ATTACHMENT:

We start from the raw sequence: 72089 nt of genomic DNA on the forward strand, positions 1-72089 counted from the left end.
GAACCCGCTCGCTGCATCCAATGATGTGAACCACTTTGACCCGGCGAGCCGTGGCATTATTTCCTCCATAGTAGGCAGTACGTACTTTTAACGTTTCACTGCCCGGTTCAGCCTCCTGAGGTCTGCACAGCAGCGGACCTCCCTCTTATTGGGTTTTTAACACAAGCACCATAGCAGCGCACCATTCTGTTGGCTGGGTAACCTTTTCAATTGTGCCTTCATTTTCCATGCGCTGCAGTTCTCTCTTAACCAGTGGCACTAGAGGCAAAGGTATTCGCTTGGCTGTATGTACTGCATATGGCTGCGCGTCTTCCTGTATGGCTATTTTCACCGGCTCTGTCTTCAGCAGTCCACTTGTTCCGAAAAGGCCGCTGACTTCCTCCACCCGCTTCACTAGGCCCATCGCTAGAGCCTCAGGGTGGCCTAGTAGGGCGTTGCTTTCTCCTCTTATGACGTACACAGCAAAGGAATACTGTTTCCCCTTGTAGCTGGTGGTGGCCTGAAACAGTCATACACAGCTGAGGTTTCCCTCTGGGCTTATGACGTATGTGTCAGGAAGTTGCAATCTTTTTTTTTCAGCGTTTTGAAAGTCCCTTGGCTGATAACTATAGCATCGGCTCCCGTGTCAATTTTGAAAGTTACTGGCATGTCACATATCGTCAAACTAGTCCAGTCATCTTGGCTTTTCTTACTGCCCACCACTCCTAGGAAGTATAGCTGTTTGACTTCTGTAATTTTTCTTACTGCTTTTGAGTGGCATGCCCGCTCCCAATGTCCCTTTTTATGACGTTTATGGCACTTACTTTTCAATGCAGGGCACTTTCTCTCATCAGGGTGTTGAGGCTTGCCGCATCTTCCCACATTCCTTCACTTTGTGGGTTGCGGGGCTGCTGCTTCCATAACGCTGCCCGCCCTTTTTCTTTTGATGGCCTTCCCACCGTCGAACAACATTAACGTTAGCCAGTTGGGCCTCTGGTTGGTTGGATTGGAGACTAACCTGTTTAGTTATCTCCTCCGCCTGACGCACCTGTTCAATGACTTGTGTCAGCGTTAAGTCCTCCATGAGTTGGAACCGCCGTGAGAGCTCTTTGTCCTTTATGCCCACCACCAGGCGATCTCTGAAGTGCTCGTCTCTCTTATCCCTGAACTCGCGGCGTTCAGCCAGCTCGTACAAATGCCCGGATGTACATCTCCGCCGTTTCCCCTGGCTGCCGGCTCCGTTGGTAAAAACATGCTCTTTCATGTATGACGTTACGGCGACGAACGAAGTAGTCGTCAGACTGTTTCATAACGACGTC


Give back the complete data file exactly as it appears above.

We start from the raw sequence: 72089 nt of genomic DNA on the forward strand, positions 1-72089 counted from the left end.
GAACCCGCTCGCTGCATCCAATGATGTGAACCACTTTGACCCGGCGAGCCGTGGCATTATTTCCTCCATAGTAGGCAGTACGTACTTTTAACGTTTCACTGCCCGGTTCAGCCTCCTGAGGTCTGCACAGCAGCGGACCTCCCTCTTATTGGGTTTTTAACACAAGCACCATAGCAGCGCACCATTCTGTTGGCTGGGTAACCTTTTCAATTGTGCCTTCATTTTCCATGCGCTGCAGTTCTCTCTTAACCAGTGGCACTAGAGGCAAAGGTATTCGCTTGGCTGTATGTACTGCATATGGCTGCGCGTCTTCCTGTATGGCTATTTTCACCGGCTCTGTCTTCAGCAGTCCACTTGTTCCGAAAAGGCCGCTGACTTCCTCCACCCGCTTCACTAGGCCCATCGCTAGAGCCTCAGGGTGGCCTAGTAGGGCGTTGCTTTCTCCTCTTATGACGTACACAGCAAAGGAATACTGTTTCCCCTTGTAGCTGGTGGTGGCCTGAAACAGTCATACACAGCTGAGGTTTCCCTCTGGGCTTATGACGTATGTGTCAGGAAGTTGCAATCTTTTTTTTTCAGCGTTTTGAAAGTCCCTTGGCTGATAACTATAGCATCGGCTCCCGTGTCAATTTTGAAAGTTACTGGCATGTCACATATCGTCAAACTAGTCCAGTCATCTTGGCTTTTCTTACTGCCCACCACTCCTAGGAAGTATAGCTGTTTGACTTCTGTAATTTTTCTTACTGCTTTTGAGTGGCATGCCCGCTCCCAATGTCCCTTTTTATGACGTTTATGGCACTTACTTTTCAATGCAGGGCACTTTCTCTCATCAGGGTGTTGAGGCTTGCCGCATCTTCCCACATTCCTTCACTTTGTGGGTTGCGGGGCTGCTGCTTCCATAACGCTGCCCGCCCTTTTTCTTTTGATGGCCTTCCCACCGTCGAACAACATTAACGTTAGCCAGTTGGGCCTCTGGTTGGTTGGATTGGAGACTAACCTGTTTAGTTATCTCCTCCGCCTGACGCACCTGTTCAATGACTTGTGTCAGCGTTAAGTCCTCCATGAGTTGGAACCGCCGTGAGAGCTCTTTGTCCTTTATGCCCACCACCAGGCGATCTCTGAAGTGCTCGTCTCTCTTATCCCTGAACTCGCGGCGTTCAGCCAGCTCGTACAAATGCCCGGATGTACATCTCCGCCGTTTCCCCTGGCTGCCGGCTCCGTTGGTAAAAACATGCTCTTTCATGTATGACGTTACGGCGACGAACGAAGTAGTCGTCAGACTGTTTCATAACGACGTC